What the Severity in Ransomware Attacks Means for Business Owners
Many businesses are familiar with ransomware, a type of malicious software that restricts access to an infected machine by encrypting files and then demanding payment of a ransom in exchange for the key to decrypt the data. Beazley recently reported that ransomware attacks have grown increasingly complex. “Today’s cyber extortion events are much more likely to involve threat actors who exploit access into networks, install highly persistent malware, target backups, steal data, and threaten to expose the compromise,” says Beazley. “As the criminals become more sophisticated, it is more important than ever for organizations to adopt a layered approach to security, and take stringent measures to stop or minimize a ransomware attack or cyberextortion event at every stage.”
So, what can be done to protect business from ransomware attacks and cyberextortion attempts? In their Q3 2020 Breach Insights Report, Beazley provides the following prevention steps:
- Address risks starting with a cybersecurity risk assessment.
- Regularly train employees on how to avoid the threat of attacks.
- Effectively manage organizational user and system access including privileged access for critical network assets and multi-factor authentication (MFA) for remote access/VPNs and any externally facing applications.
- Secure remote access by using Remote Desktop Gateway (RDG) or secure RDP behind a multi-factor authentication-enabled virtual private network (VPN). Also, remember not to expose Remote Desktop Protocol (RDP) directly to the Internet.
- Apply strict Sender Policy Framework (SPF) checks for all inbound email messages and filter all inbound messages for malicious content.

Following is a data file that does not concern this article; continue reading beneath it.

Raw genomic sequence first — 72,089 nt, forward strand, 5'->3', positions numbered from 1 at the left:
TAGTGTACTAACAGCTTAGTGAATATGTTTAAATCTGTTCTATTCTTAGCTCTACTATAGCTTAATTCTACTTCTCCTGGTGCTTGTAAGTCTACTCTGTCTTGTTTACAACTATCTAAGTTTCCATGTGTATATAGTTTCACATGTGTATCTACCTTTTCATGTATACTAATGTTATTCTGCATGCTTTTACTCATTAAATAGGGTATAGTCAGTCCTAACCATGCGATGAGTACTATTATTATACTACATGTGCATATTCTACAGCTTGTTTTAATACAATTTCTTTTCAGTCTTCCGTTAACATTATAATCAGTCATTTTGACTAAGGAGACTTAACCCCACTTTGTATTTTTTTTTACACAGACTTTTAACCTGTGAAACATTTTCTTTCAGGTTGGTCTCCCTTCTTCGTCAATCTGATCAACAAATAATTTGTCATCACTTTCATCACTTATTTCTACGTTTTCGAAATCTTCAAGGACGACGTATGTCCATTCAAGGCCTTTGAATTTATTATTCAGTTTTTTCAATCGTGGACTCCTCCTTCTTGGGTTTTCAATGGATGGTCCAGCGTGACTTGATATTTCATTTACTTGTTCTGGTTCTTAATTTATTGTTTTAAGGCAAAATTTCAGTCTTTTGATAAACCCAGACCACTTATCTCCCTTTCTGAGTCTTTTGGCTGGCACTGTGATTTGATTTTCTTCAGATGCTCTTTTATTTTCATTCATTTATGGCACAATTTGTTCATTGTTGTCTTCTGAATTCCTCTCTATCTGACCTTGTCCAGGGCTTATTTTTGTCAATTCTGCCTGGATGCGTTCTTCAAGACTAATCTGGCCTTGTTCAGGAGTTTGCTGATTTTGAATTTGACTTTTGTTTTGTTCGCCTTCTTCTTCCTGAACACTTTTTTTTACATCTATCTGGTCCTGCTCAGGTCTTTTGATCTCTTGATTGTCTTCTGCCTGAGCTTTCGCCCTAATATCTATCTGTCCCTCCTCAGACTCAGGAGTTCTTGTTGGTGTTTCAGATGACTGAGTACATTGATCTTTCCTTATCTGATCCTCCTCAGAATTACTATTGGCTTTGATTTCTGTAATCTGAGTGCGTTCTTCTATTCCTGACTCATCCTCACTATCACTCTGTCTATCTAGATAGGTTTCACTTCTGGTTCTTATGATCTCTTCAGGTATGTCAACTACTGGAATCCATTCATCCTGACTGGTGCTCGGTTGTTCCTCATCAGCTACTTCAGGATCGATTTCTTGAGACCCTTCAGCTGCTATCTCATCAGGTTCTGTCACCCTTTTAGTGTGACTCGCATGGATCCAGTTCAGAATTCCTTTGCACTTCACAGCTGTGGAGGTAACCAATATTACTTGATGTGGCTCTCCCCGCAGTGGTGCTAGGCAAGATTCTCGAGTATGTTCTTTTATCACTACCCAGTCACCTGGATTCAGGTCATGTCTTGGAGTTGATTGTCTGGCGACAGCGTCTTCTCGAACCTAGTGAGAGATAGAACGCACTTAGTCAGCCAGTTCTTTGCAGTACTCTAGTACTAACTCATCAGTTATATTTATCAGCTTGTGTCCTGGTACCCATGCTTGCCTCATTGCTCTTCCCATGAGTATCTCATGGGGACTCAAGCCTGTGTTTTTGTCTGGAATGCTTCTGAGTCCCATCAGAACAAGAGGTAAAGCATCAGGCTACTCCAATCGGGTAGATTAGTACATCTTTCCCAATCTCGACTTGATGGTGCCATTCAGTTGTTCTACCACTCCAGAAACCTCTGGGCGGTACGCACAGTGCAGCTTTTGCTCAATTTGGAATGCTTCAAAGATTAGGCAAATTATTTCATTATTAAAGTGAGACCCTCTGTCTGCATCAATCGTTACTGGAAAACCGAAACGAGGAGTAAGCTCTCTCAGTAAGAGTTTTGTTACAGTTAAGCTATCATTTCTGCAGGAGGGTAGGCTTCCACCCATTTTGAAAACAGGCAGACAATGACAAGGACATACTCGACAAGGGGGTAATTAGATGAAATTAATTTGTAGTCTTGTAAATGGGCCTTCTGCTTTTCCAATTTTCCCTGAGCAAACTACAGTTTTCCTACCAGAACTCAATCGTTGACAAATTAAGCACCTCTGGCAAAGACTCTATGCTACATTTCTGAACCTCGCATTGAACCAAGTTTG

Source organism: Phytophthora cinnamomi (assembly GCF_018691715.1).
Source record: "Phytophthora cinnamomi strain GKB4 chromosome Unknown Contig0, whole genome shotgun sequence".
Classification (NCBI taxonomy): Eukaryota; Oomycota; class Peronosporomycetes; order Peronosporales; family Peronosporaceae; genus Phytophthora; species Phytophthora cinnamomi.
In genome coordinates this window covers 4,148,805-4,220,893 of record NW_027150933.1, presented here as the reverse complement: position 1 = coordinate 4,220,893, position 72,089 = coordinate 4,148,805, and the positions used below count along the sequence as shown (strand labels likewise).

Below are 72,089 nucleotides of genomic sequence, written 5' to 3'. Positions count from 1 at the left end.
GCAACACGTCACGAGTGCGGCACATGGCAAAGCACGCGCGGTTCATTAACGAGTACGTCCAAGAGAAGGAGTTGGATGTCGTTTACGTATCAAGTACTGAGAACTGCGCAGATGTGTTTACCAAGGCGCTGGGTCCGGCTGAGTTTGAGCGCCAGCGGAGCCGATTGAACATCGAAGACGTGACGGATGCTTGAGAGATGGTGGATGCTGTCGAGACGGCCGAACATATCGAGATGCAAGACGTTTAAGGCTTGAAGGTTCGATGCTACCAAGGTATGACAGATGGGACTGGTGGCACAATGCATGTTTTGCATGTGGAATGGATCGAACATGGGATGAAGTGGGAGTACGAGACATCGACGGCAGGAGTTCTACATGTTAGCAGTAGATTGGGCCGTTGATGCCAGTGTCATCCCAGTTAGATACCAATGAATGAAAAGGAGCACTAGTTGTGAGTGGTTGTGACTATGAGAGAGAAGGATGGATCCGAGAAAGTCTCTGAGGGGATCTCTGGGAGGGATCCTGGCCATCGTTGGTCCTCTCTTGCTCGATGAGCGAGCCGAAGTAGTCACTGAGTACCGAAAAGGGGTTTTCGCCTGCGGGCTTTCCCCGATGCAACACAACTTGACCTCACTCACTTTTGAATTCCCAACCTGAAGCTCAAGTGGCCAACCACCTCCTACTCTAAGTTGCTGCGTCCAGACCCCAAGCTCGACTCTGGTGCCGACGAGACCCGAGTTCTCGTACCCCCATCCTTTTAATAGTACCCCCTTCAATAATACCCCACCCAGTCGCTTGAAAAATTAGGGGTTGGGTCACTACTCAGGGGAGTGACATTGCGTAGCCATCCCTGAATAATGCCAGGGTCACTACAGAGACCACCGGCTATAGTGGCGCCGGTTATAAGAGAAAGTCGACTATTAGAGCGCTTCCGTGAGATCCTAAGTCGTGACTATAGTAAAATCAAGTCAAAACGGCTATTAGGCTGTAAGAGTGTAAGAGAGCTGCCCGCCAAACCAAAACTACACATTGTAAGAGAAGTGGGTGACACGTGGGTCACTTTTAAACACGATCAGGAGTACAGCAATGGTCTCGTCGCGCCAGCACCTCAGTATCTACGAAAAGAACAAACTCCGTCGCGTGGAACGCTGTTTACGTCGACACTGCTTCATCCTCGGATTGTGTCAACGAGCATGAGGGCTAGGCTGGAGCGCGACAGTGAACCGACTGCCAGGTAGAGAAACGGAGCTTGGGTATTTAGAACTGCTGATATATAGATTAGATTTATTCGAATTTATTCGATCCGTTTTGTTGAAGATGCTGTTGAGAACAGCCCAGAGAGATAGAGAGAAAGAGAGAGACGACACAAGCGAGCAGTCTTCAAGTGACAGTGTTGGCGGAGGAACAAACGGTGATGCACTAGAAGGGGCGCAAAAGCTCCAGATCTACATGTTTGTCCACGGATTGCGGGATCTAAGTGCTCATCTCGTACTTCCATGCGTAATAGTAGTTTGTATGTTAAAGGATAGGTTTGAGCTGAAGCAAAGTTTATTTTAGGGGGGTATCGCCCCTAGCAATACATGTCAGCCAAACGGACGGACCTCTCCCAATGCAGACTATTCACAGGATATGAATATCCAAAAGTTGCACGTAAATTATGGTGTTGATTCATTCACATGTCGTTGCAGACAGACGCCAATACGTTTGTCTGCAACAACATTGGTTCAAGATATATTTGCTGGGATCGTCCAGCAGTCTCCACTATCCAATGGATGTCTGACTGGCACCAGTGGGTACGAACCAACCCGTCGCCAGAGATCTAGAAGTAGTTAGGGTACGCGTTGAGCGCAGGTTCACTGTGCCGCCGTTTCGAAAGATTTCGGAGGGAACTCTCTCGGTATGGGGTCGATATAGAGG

- Perform regular back-ups that are verified and stored safely offline.
- Remember to patch systems and applications.
In addition to proactive risk mitigation, cyber liability insurance is a risk transfer solution to help lessen the potential costs of a ransomware attack for your business. According to NFP, cyberextortion coverage covers costs associated with a cyberextortion event, including monies to meet the extortion demands. Ransomware coverage also covers the costs of hiring legal and computer security experts to investigate the attack, determine whether the ransom should be paid, and the payment itself, subject to conditions, the insurance term and the limits of liability. In addition, a business or organization has access to resources to help assess cybersecurity risk and provide best practices to prepare for attacks.
It is important for businesses to note that underwriters for cyber liability insurance policies are looking more and more at what the preventative measures the organization is doing to protect against cyberattacks, making approaches outlined above more important and increasingly necessary.